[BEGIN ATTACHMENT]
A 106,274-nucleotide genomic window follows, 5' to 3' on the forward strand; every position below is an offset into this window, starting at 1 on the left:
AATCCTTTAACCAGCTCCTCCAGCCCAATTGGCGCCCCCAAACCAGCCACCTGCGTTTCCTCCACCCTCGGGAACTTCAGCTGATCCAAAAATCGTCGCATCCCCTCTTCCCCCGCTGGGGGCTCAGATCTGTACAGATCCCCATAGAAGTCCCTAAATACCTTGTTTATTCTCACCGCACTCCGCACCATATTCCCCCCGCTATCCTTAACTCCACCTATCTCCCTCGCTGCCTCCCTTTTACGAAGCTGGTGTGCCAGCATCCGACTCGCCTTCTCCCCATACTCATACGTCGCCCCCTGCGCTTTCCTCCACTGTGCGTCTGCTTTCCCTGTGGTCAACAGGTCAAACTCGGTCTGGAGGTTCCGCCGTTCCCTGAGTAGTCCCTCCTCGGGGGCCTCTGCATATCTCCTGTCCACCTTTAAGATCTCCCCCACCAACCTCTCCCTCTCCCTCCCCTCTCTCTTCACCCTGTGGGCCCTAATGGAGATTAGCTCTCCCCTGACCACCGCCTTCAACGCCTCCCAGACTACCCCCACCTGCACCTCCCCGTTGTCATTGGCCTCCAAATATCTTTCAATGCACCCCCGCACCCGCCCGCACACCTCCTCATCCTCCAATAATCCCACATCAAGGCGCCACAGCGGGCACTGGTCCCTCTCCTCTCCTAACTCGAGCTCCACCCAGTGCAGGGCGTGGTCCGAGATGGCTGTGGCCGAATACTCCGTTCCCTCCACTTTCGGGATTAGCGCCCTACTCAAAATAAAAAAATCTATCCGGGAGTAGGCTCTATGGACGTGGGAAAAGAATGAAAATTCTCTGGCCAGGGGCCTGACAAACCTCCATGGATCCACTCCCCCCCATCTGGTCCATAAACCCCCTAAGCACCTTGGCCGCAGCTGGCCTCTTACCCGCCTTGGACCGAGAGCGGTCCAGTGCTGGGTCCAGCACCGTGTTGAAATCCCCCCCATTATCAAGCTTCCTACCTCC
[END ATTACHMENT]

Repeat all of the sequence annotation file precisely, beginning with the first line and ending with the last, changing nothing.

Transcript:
A 106,274-nucleotide genomic window follows, 5' to 3' on the forward strand; every position below is an offset into this window, starting at 1 on the left:
AATCCTTTAACCAGCTCCTCCAGCCCAATTGGCGCCCCCAAACCAGCCACCTGCGTTTCCTCCACCCTCGGGAACTTCAGCTGATCCAAAAATCGTCGCATCCCCTCTTCCCCCGCTGGGGGCTCAGATCTGTACAGATCCCCATAGAAGTCCCTAAATACCTTGTTTATTCTCACCGCACTCCGCACCATATTCCCCCCGCTATCCTTAACTCCACCTATCTCCCTCGCTGCCTCCCTTTTACGAAGCTGGTGTGCCAGCATCCGACTCGCCTTCTCCCCATACTCATACGTCGCCCCCTGCGCTTTCCTCCACTGTGCGTCTGCTTTCCCTGTGGTCAACAGGTCAAACTCGGTCTGGAGGTTCCGCCGTTCCCTGAGTAGTCCCTCCTCGGGGGCCTCTGCATATCTCCTGTCCACCTTTAAGATCTCCCCCACCAACCTCTCCCTCTCCCTCCCCTCTCTCTTCACCCTGTGGGCCCTAATGGAGATTAGCTCTCCCCTGACCACCGCCTTCAACGCCTCCCAGACTACCCCCACCTGCACCTCCCCGTTGTCATTGGCCTCCAAATATCTTTCAATGCACCCCCGCACCCGCCCGCACACCTCCTCATCCTCCAATAATCCCACATCAAGGCGCCACAGCGGGCACTGGTCCCTCTCCTCTCCTAACTCGAGCTCCACCCAGTGCAGGGCGTGGTCCGAGATGGCTGTGGCCGAATACTCCGTTCCCTCCACTTTCGGGATTAGCGCCCTACTCAAAATAAAAAAATCTATCCGGGAGTAGGCTCTATGGACGTGGGAAAAGAATGAAAATTCTCTGGCCAGGGGCCTGACAAACCTCCATGGATCCACTCCCCCCCATCTGGTCCATAAACCCCCTAAGCACCTTGGCCGCAGCTGGCCTCTTACCCGCCTTGGACCGAGAGCGGTCCAGTGCTGGGTCCAGCACCGTGTTGAAATCCCCCCCATTATCAAGCTTCCTACCTCC